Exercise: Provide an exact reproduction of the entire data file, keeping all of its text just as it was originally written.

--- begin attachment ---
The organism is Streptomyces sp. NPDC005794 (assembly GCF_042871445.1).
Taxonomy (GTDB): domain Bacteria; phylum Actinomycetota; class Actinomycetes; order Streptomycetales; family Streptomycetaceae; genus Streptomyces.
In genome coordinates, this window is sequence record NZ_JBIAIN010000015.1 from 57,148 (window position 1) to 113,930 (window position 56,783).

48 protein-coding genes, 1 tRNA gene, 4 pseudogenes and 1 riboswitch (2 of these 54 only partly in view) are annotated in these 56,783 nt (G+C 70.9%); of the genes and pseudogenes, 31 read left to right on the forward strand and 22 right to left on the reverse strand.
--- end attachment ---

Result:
The organism is Streptomyces sp. NPDC005794 (assembly GCF_042871445.1).
Taxonomy (GTDB): domain Bacteria; phylum Actinomycetota; class Actinomycetes; order Streptomycetales; family Streptomycetaceae; genus Streptomyces.
In genome coordinates, this window is sequence record NZ_JBIAIN010000015.1 from 57,148 (window position 1) to 113,930 (window position 56,783).

48 protein-coding genes, 1 tRNA gene, 4 pseudogenes and 1 riboswitch (2 of these 54 only partly in view) are annotated in these 56,783 nt (G+C 70.9%); of the genes and pseudogenes, 31 read left to right on the forward strand and 22 right to left on the reverse strand.